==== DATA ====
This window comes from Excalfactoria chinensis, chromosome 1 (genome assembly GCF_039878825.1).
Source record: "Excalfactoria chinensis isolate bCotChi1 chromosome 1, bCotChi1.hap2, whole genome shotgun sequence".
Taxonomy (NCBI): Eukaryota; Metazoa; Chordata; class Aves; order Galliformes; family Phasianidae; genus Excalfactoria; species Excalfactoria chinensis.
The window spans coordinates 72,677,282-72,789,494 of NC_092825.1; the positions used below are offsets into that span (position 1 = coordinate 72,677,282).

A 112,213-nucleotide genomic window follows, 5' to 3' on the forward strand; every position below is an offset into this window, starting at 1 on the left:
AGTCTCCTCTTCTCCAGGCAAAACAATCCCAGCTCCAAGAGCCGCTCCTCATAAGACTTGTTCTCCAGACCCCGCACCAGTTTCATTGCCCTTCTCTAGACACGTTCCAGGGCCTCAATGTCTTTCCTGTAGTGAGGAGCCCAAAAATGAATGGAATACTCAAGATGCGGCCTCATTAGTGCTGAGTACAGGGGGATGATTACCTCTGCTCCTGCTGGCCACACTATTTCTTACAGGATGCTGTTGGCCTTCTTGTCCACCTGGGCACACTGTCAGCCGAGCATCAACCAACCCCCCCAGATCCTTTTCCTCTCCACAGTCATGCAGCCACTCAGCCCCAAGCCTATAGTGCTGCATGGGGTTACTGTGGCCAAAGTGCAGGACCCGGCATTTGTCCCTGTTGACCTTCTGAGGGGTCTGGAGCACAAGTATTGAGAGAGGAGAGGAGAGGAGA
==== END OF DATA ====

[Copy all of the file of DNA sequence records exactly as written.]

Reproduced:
This window comes from Excalfactoria chinensis, chromosome 1 (genome assembly GCF_039878825.1).
Source record: "Excalfactoria chinensis isolate bCotChi1 chromosome 1, bCotChi1.hap2, whole genome shotgun sequence".
Taxonomy (NCBI): Eukaryota; Metazoa; Chordata; class Aves; order Galliformes; family Phasianidae; genus Excalfactoria; species Excalfactoria chinensis.
The window spans coordinates 72,677,282-72,789,494 of NC_092825.1; the positions used below are offsets into that span (position 1 = coordinate 72,677,282).

A 112,213-nucleotide genomic window follows, 5' to 3' on the forward strand; every position below is an offset into this window, starting at 1 on the left:
AGTCTCCTCTTCTCCAGGCAAAACAATCCCAGCTCCAAGAGCCGCTCCTCATAAGACTTGTTCTCCAGACCCCGCACCAGTTTCATTGCCCTTCTCTAGACACGTTCCAGGGCCTCAATGTCTTTCCTGTAGTGAGGAGCCCAAAAATGAATGGAATACTCAAGATGCGGCCTCATTAGTGCTGAGTACAGGGGGATGATTACCTCTGCTCCTGCTGGCCACACTATTTCTTACAGGATGCTGTTGGCCTTCTTGTCCACCTGGGCACACTGTCAGCCGAGCATCAACCAACCCCCCCAGATCCTTTTCCTCTCCACAGTCATGCAGCCACTCAGCCCCAAGCCTATAGTGCTGCATGGGGTTACTGTGGCCAAAGTGCAGGACCCGGCATTTGTCCCTGTTGACCTTCTGAGGGGTCTGGAGCACAAGTATTGAGAGAGGAGAGGAGAGGAGA